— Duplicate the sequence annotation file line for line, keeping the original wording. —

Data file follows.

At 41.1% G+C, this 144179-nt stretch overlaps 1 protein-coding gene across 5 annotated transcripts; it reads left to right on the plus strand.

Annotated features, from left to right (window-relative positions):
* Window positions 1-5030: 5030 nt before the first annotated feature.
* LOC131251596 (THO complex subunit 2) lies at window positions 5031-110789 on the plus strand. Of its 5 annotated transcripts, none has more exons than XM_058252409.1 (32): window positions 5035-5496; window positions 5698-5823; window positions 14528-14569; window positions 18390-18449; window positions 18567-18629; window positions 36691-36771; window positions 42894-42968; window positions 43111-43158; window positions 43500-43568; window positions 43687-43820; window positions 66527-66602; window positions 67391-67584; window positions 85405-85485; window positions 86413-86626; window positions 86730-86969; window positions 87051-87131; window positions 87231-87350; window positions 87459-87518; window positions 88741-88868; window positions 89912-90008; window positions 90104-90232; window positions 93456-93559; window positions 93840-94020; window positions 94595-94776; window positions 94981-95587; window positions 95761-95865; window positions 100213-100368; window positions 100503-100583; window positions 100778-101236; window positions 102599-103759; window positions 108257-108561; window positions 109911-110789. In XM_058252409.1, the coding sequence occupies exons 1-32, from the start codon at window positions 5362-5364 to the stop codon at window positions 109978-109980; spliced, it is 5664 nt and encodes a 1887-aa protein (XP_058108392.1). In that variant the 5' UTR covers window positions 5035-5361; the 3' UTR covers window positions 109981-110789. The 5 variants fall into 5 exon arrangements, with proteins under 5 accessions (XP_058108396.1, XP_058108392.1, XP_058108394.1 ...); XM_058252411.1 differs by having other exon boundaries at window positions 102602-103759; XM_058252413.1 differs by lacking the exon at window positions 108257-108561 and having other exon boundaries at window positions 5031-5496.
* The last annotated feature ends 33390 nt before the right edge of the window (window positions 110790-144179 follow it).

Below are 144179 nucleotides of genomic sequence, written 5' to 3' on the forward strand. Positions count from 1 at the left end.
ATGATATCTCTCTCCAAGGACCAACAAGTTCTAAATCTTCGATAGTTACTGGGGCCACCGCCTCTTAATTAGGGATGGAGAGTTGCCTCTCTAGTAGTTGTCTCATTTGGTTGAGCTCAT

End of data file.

At 41.1% G+C, this 144179-nt stretch overlaps 1 protein-coding gene across 5 annotated transcripts; it reads left to right on the plus strand.

Annotated features, from left to right (window-relative positions):
* Window positions 1-5030: 5030 nt before the first annotated feature.
* LOC131251596 (THO complex subunit 2) lies at window positions 5031-110789 on the plus strand. Of its 5 annotated transcripts, none has more exons than XM_058252409.1 (32): window positions 5035-5496; window positions 5698-5823; window positions 14528-14569; window positions 18390-18449; window positions 18567-18629; window positions 36691-36771; window positions 42894-42968; window positions 43111-43158; window positions 43500-43568; window positions 43687-43820; window positions 66527-66602; window positions 67391-67584; window positions 85405-85485; window positions 86413-86626; window positions 86730-86969; window positions 87051-87131; window positions 87231-87350; window positions 87459-87518; window positions 88741-88868; window positions 89912-90008; window positions 90104-90232; window positions 93456-93559; window positions 93840-94020; window positions 94595-94776; window positions 94981-95587; window positions 95761-95865; window positions 100213-100368; window positions 100503-100583; window positions 100778-101236; window positions 102599-103759; window positions 108257-108561; window positions 109911-110789. In XM_058252409.1, the coding sequence occupies exons 1-32, from the start codon at window positions 5362-5364 to the stop codon at window positions 109978-109980; spliced, it is 5664 nt and encodes a 1887-aa protein (XP_058108392.1). In that variant the 5' UTR covers window positions 5035-5361; the 3' UTR covers window positions 109981-110789. The 5 variants fall into 5 exon arrangements, with proteins under 5 accessions (XP_058108396.1, XP_058108392.1, XP_058108394.1 ...); XM_058252411.1 differs by having other exon boundaries at window positions 102602-103759; XM_058252413.1 differs by lacking the exon at window positions 108257-108561 and having other exon boundaries at window positions 5031-5496.
* The last annotated feature ends 33390 nt before the right edge of the window (window positions 110790-144179 follow it).

Below are 144179 nucleotides of genomic sequence, written 5' to 3' on the forward strand. Positions count from 1 at the left end.
ATGATATCTCTCTCCAAGGACCAACAAGTTCTAAATCTTCGATAGTTACTGGGGCCACCGCCTCTTAATTAGGGATGGAGAGTTGCCTCTCTAGTAGTTGTCTCATTTGGTTGAGCTCAT